The fact of the matter is the Bank intentionally avoided disclosing what they knew and only after being told they would be drug into court for concealing the information did they finally amend their response.

They knew what was being asked for and it was not our attorney that needed to think of other search terms.

In fact, our attorney was present and spoke with the bank on this matter and it was made very clear what they were looking for.

The bank stood fast and denied having any accounts for the Algonquin Township Road District.

I guess that fact is a direct example that the proper name on a bank record is pretty important.

To imply she did something wrong in this shows the ignorance of all the facts in this matter.

More importantly, these facts were shared with Ed Komenda.

It would appear Komenda failed to provide what he was told or it was selectively ignored as it would not fit their agenda.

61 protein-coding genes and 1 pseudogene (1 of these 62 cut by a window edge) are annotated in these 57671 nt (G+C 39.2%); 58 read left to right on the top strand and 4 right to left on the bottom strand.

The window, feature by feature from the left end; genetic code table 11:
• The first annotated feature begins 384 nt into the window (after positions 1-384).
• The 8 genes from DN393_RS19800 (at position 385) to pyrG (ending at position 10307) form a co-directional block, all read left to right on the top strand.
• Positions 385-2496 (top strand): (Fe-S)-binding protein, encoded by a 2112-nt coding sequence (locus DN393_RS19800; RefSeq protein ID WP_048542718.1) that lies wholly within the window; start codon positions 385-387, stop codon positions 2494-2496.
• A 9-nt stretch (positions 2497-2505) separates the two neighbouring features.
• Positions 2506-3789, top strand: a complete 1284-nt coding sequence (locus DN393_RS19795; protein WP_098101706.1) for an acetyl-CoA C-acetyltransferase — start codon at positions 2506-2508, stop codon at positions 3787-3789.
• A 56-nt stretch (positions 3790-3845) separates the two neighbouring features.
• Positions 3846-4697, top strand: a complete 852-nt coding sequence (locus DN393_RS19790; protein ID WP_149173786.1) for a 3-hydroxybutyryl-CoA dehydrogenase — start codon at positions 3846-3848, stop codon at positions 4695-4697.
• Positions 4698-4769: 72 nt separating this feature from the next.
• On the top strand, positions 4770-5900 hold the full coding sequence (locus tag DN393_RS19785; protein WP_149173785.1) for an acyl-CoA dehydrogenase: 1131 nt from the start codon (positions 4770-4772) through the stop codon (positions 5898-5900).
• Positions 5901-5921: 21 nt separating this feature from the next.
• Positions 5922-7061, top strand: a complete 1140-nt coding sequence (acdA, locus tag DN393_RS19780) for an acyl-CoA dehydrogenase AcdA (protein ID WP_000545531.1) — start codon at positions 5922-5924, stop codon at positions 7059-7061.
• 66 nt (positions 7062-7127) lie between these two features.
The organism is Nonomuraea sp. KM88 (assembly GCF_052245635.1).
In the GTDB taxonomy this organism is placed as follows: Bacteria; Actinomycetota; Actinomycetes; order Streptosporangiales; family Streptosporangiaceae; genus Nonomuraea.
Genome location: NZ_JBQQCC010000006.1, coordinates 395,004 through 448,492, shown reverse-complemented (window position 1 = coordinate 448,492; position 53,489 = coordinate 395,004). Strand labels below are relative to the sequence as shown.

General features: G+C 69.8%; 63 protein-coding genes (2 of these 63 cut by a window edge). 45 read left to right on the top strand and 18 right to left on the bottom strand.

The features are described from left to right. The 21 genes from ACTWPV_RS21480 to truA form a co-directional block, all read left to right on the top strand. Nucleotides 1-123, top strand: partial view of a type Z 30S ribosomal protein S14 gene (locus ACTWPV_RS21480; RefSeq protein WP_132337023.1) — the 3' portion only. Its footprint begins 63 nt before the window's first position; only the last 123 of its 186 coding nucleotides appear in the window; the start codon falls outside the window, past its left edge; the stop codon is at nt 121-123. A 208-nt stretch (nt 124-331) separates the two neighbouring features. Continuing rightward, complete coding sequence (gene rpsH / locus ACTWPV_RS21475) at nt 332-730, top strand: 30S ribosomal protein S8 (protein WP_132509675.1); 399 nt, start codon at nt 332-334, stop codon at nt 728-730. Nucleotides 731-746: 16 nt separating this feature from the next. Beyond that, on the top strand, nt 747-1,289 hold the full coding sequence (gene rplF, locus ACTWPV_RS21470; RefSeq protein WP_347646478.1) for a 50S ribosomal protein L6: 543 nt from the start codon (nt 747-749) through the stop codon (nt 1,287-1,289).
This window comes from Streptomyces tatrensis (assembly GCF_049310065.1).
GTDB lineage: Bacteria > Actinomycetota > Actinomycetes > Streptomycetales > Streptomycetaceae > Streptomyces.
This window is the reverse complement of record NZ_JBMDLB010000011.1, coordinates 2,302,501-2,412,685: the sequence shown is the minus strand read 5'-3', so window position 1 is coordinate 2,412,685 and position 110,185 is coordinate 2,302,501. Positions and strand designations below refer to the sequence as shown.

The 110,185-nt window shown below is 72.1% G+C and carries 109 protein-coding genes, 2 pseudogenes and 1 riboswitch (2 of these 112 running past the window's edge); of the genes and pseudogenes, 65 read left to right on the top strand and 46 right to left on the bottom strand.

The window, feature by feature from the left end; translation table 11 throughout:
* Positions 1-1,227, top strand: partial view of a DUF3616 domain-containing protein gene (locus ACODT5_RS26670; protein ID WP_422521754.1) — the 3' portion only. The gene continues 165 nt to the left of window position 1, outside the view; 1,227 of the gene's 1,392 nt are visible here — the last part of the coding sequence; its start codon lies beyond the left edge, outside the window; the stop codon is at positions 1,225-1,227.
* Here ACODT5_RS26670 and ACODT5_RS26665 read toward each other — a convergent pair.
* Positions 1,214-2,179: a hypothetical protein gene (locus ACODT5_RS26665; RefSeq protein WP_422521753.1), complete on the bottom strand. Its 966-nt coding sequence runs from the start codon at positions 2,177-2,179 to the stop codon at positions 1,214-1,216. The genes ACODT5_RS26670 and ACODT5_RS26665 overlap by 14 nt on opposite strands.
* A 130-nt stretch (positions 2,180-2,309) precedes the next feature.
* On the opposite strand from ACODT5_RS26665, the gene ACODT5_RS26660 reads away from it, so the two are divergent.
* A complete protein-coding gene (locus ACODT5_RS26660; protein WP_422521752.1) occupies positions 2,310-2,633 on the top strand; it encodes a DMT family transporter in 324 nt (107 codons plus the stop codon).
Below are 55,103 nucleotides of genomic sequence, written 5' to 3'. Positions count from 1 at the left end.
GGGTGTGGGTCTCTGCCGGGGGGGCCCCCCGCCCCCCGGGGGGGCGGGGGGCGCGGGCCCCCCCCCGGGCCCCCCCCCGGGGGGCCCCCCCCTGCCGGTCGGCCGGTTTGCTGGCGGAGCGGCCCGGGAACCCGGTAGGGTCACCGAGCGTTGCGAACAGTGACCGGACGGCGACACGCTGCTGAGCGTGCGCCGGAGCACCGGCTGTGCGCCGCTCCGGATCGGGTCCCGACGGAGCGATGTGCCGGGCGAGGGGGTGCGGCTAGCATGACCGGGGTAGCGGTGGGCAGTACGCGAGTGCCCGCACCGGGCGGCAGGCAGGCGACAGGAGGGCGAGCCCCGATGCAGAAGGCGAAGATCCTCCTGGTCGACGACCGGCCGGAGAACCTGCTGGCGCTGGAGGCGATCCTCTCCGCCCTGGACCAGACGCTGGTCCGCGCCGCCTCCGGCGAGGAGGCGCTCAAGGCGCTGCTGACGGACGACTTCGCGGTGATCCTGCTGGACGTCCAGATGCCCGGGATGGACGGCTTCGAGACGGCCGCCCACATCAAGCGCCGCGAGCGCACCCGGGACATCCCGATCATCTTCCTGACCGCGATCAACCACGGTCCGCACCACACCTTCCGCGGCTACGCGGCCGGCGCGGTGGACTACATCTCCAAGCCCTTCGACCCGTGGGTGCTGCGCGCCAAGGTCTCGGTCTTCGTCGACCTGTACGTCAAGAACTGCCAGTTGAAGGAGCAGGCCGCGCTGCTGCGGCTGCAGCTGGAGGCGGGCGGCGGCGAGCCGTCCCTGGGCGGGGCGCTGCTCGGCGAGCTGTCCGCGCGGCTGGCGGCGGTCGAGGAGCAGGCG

It’s almost as if Styf, the NWH, and the Trustees are the same organization since the NWH appears to defend their positions, without question or appropriate research, at each and every turn.

For a final laugh, he claims their Sunday article (slanted to paint an attorney in a bad light) was “well reported” and taken straight from court records; we find that laughable.

Yes, it was taken from court records, but only from part of the record.

Our follow-up article included what they failed to report.

We do find it telling that Styf made no effort of contacting our organization nor has he responded to our email.

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NWH Reports Algonquin Township Supervisor Sued in Role of Road District Treasurer by Road District

Showing up on January 11th was this article in the Northwest Herald concerning the banking practices of Algonquin Township Supervisor Chuck Lutzow:

Algonquin Township road district sues supervisor in alleged fraud case